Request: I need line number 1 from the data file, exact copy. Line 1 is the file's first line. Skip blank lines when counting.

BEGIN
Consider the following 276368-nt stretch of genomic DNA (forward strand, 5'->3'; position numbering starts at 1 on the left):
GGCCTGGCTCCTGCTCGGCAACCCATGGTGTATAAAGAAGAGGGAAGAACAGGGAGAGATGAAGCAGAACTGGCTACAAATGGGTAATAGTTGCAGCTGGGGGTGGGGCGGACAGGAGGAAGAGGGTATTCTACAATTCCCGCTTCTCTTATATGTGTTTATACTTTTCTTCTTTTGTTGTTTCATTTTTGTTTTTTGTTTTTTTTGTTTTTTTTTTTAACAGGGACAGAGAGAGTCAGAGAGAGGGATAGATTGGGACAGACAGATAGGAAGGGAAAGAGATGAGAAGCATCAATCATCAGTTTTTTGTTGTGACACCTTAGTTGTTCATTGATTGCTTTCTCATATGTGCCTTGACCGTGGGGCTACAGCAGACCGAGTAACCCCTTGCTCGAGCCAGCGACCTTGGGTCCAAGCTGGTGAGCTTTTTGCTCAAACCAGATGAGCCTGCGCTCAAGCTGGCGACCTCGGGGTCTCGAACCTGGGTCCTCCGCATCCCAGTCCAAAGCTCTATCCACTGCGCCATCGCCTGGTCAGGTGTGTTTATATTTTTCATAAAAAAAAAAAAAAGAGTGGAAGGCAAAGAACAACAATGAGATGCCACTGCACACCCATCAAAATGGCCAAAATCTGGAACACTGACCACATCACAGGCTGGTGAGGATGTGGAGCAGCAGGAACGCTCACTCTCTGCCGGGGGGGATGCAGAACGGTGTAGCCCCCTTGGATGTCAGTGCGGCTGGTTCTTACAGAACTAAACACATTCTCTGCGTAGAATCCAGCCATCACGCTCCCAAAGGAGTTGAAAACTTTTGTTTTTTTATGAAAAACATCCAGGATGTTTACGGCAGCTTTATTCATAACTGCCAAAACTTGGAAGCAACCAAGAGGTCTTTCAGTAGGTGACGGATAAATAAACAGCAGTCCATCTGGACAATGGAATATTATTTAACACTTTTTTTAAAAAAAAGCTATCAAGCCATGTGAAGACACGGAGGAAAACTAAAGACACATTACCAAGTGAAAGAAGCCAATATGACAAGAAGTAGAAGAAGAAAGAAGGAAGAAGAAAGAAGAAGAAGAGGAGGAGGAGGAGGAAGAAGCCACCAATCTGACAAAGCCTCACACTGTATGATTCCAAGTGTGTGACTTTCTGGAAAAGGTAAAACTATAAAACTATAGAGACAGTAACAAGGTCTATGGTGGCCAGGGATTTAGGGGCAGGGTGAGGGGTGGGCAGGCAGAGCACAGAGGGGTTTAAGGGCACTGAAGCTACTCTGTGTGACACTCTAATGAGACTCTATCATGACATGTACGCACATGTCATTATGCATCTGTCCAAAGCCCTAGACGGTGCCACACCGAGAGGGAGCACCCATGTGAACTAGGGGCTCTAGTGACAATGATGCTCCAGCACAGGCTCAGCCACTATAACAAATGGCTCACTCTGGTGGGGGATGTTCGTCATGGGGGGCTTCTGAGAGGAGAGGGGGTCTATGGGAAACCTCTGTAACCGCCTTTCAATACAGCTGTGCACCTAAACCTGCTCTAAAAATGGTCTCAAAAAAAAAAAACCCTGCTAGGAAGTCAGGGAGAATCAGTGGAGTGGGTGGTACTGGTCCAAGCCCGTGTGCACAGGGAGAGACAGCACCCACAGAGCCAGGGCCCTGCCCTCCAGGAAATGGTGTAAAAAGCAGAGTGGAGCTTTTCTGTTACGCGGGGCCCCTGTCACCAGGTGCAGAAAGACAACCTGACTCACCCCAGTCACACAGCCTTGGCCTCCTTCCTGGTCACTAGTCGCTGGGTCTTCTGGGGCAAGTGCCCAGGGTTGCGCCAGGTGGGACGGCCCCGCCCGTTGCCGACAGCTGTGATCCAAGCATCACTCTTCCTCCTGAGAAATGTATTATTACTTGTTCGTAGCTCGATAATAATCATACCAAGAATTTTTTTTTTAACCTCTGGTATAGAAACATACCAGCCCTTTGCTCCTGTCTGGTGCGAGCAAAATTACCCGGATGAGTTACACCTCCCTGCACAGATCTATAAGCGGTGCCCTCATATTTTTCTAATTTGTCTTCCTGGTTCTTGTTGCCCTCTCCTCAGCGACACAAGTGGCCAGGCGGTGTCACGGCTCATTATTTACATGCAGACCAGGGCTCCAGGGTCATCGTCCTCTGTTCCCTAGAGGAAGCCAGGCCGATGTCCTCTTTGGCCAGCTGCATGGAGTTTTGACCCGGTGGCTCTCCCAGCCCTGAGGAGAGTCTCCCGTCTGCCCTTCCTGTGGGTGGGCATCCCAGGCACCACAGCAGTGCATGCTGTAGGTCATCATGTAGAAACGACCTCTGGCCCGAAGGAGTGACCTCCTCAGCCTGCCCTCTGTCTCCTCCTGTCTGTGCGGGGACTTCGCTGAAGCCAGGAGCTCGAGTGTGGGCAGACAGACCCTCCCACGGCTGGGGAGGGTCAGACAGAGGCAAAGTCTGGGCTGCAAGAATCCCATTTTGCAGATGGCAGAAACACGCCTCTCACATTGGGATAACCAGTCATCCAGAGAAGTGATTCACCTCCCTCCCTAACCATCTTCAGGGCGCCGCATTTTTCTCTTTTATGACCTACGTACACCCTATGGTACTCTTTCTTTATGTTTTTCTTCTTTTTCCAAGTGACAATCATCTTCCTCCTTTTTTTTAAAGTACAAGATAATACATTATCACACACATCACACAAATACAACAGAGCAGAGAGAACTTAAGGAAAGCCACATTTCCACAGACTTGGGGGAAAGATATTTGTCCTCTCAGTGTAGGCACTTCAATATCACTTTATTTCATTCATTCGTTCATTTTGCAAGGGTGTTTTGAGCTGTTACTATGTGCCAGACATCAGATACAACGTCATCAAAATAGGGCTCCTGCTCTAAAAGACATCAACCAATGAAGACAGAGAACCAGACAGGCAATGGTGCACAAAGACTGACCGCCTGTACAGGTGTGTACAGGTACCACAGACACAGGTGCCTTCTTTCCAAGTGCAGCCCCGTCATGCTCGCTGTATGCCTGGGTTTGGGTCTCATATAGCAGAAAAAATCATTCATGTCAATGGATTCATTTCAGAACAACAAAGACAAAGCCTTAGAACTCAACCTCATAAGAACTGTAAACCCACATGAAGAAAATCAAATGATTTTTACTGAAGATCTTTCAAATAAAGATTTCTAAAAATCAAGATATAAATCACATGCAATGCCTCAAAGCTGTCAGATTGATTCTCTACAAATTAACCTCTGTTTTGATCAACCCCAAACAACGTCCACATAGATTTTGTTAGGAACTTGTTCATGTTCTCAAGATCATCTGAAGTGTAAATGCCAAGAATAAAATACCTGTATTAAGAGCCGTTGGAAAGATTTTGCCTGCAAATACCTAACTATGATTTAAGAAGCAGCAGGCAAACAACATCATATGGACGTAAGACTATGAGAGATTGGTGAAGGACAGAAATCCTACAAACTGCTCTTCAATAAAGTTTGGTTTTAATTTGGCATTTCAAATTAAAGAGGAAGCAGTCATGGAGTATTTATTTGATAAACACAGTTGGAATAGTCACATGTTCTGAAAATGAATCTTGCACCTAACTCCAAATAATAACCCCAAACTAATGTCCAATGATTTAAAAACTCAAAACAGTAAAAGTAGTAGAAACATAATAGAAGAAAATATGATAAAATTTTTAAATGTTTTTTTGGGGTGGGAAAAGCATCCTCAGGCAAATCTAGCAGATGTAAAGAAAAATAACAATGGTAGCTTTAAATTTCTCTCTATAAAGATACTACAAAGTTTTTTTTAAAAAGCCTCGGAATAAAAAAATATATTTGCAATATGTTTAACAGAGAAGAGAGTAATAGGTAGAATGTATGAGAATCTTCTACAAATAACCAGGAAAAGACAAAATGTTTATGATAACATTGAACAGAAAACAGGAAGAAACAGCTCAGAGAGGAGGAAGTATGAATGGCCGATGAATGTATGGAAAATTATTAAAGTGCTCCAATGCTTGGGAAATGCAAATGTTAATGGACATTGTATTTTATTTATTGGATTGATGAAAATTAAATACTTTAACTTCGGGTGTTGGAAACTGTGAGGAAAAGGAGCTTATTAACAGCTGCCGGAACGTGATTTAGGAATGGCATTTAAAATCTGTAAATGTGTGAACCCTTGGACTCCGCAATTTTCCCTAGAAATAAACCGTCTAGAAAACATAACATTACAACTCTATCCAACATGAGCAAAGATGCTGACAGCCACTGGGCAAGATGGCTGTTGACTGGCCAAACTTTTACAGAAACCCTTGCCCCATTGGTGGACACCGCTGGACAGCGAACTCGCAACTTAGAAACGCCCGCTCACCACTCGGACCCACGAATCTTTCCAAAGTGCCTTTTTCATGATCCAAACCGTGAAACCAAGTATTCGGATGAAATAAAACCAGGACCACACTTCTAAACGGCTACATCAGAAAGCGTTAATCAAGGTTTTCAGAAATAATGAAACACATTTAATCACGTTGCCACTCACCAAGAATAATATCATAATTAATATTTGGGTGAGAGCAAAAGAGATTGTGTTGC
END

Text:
Consider the following 276368-nt stretch of genomic DNA (forward strand, 5'->3'; position numbering starts at 1 on the left):